Ultra-low power wireless SoCs slash power consumption, free designers from proprietary software frameworks
June 28, 2012 // Paul Buckley
Nordic Semiconductor ASA has unveiled the first members of the company's new nRF51 Series of ultra-low power (ULP) RF integrated circuits (ICs) that feature a new multi-protocol 2.4 GHz radio and a 32-bit ARM Cortex-M0 based processor.
This major benefit is achieved by using a new and novel software architecture featuring a powerful separation between protocol stack and user application code. This separation provides developers a clean boundary between application and protocol stack, and removes the need to struggle with integration of application code as part of a vendor-imposed application development framework. Code development is now simplified and accelerated and at the same time risks associated with integration of application and stack code are significantly reduced. Customers can expect lower bug rates and improved robustness for their applications.
With the launch of the Nordic Semiconductor nRF51 Series, developing applications based on class-leading devices from any of the three main ULP wireless sub-categories - Bluetooth low energy, ANT / ANT+, and 2.4 GHz proprietary RF - has never been so straightforward or accessible to the widest possible range of developers.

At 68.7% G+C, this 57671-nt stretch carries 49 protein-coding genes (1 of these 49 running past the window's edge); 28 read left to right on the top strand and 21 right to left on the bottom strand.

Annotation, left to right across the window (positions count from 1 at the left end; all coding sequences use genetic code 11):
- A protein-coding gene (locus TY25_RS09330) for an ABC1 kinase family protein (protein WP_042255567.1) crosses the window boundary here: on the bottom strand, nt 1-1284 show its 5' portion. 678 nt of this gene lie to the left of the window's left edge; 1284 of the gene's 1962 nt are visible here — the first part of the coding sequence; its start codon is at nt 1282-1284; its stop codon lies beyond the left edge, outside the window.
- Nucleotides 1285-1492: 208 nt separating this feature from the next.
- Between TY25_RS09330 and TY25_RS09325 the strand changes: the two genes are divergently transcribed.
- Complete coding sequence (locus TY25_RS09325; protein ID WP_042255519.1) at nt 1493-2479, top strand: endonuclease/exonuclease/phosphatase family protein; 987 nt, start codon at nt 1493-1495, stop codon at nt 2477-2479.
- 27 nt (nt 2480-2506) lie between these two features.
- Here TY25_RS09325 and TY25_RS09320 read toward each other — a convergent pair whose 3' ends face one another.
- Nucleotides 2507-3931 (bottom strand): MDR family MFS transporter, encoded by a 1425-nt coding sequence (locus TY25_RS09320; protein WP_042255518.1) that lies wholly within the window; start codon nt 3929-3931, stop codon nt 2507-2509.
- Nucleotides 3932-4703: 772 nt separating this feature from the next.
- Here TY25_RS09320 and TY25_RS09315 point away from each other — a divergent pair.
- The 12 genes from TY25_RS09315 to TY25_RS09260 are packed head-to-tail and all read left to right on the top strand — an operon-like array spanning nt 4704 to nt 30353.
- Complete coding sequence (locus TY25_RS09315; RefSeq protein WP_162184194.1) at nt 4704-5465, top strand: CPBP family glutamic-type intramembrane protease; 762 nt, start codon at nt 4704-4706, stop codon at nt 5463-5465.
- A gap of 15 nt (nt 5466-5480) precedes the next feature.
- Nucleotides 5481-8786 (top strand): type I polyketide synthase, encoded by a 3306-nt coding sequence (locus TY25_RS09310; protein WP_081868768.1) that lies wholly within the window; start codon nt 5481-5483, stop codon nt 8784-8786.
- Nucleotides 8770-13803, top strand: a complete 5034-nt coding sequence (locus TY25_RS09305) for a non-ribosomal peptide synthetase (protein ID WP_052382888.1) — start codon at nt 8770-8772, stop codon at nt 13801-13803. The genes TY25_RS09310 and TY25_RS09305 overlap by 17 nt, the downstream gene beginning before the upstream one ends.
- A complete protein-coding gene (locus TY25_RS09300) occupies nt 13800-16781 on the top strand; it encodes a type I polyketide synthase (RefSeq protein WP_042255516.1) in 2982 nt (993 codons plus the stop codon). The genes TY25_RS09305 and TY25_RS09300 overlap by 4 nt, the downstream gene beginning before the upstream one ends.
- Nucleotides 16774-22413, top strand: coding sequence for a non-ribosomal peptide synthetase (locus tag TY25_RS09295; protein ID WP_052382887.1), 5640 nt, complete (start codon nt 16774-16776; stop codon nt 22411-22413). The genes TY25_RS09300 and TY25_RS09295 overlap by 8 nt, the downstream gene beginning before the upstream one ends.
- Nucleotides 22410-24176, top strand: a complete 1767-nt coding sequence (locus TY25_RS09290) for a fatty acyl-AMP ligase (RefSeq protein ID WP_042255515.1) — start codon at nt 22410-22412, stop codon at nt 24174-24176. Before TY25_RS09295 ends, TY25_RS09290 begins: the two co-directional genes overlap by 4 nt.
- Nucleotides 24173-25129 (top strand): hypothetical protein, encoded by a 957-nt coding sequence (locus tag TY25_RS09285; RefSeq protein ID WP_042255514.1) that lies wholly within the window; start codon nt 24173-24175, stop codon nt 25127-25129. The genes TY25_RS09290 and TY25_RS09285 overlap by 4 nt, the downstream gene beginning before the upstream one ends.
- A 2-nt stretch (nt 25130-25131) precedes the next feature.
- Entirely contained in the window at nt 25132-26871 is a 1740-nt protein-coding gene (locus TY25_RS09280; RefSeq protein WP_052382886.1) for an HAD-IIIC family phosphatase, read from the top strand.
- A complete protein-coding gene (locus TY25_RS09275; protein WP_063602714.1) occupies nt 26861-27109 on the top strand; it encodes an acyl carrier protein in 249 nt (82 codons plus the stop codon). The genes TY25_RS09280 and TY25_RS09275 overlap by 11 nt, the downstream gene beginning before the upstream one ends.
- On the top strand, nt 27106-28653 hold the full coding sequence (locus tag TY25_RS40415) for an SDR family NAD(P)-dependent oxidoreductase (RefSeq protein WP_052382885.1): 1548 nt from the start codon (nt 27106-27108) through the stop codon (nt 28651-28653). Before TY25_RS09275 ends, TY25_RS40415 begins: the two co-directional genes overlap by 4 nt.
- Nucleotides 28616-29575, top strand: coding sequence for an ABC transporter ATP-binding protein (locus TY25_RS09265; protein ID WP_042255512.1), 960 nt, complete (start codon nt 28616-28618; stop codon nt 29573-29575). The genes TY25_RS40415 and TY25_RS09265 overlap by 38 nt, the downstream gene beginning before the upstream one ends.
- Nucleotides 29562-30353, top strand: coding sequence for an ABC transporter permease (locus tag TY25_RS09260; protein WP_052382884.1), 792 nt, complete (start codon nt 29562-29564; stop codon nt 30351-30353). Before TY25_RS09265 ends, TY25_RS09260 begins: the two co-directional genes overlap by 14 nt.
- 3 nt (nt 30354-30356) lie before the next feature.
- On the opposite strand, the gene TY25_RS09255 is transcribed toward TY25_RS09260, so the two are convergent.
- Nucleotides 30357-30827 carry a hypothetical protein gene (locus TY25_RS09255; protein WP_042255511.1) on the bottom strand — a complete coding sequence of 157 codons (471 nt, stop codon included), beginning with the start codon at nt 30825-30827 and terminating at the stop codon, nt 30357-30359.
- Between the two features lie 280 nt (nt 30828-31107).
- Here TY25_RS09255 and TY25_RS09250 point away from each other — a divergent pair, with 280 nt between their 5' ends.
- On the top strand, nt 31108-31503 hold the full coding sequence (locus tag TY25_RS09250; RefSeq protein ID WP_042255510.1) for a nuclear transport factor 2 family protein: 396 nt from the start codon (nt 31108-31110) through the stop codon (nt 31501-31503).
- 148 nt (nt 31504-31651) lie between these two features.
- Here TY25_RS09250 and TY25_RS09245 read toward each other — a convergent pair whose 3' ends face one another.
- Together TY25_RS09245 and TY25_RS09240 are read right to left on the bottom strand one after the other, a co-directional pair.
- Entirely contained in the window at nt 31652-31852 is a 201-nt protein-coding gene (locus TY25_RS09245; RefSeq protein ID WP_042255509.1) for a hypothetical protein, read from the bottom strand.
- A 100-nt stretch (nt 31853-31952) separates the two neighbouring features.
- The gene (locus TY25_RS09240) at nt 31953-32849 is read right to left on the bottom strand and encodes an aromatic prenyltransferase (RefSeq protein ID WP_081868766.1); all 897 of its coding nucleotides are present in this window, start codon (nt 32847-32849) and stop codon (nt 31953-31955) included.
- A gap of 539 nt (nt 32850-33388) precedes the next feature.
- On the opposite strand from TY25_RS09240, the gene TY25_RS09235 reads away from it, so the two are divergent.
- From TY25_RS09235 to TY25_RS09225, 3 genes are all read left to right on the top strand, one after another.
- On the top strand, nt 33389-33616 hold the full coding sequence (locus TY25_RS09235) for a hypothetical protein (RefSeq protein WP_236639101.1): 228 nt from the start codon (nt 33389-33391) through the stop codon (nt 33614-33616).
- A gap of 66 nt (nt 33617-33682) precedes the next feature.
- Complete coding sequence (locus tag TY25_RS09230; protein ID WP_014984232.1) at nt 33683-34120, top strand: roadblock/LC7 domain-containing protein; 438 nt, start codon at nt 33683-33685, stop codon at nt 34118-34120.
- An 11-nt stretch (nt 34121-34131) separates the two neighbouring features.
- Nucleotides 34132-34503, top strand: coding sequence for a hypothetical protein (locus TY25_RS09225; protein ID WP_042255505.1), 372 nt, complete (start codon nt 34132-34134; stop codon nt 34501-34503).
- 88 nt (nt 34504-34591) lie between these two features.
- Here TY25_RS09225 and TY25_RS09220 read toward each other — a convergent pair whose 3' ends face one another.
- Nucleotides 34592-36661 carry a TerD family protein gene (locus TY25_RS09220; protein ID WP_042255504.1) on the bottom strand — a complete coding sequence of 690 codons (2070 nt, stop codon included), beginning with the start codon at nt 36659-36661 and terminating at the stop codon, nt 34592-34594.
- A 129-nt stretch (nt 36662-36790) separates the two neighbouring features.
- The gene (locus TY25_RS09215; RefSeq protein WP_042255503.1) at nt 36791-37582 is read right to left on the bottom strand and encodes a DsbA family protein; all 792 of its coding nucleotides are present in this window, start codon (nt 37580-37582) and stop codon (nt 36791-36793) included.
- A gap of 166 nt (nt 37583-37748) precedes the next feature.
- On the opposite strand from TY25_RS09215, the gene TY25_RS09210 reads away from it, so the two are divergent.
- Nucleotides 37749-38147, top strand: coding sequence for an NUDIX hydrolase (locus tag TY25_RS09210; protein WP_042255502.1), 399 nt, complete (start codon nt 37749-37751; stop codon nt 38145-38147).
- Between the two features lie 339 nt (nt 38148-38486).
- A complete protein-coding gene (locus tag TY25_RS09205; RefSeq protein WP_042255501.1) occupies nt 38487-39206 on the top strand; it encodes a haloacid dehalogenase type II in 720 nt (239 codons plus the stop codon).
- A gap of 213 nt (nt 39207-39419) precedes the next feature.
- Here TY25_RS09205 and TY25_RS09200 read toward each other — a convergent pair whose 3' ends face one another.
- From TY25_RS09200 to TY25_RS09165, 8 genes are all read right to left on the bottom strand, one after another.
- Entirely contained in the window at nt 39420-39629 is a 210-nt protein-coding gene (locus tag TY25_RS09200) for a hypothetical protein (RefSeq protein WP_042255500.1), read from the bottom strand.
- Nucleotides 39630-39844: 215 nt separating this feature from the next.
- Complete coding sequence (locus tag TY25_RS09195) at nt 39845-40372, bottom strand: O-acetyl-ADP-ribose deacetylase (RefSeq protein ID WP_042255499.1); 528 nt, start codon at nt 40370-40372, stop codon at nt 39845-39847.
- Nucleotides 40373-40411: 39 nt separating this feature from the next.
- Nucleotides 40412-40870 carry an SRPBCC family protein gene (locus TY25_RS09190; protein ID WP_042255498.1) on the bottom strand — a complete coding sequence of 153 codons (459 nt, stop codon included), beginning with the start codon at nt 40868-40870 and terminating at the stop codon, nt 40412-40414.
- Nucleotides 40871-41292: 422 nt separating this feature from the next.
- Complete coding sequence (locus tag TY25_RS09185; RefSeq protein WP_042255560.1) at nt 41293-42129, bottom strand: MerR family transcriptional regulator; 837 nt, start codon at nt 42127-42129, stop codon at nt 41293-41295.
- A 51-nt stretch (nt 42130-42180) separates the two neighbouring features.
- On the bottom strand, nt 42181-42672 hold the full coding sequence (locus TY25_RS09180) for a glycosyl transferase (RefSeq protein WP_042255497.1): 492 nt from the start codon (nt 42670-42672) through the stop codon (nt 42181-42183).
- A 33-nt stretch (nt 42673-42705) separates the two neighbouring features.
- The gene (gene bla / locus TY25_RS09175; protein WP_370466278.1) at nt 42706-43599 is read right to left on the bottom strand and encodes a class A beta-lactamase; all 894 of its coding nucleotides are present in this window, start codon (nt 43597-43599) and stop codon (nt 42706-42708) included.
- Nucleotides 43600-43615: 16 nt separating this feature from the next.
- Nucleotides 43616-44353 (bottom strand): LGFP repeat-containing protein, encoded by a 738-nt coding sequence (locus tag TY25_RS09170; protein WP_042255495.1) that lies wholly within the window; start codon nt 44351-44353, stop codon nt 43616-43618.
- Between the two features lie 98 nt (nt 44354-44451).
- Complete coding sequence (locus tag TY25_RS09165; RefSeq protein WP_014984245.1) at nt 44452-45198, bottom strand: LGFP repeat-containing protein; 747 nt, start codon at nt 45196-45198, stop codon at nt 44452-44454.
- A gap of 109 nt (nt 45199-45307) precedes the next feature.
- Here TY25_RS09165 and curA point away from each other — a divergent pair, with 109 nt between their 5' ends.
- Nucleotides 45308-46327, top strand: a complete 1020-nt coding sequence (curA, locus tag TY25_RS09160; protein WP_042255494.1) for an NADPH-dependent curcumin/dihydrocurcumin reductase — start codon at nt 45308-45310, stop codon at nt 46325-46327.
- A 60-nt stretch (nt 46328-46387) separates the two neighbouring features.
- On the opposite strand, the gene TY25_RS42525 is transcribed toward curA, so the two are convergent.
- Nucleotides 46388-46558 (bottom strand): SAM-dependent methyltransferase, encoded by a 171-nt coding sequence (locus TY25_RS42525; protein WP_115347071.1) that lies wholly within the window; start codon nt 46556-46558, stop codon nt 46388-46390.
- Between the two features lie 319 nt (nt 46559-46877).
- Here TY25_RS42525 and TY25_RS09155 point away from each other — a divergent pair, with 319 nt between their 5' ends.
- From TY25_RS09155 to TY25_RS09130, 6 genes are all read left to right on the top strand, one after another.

The first two Flash-based ICs to debut in the new nRF51 Series are the nRF51822 multi-protocol Bluetooth low energy / 2.4 GHz proprietary RF SoC, and the nRF51422 - the world's first ANT SoC.
Thomas Embla Bonnerud, Director of Product Management at Nordic Semiconductor, said: "Our new multi-protocol radio combined with the ARM Cortex-M0 based processor not only slashes power consumption, but also significantly improves performance and available processing power, and also extends the range of applications we can cover with our new SoC solutions. We have also taken a completely novel approach with our software architecture for Bluetooth low energy and ANT SoCs that accelerates product development and lowers risks by offering developers unprecedented flexibility, ease-of-use, and code safety."All news
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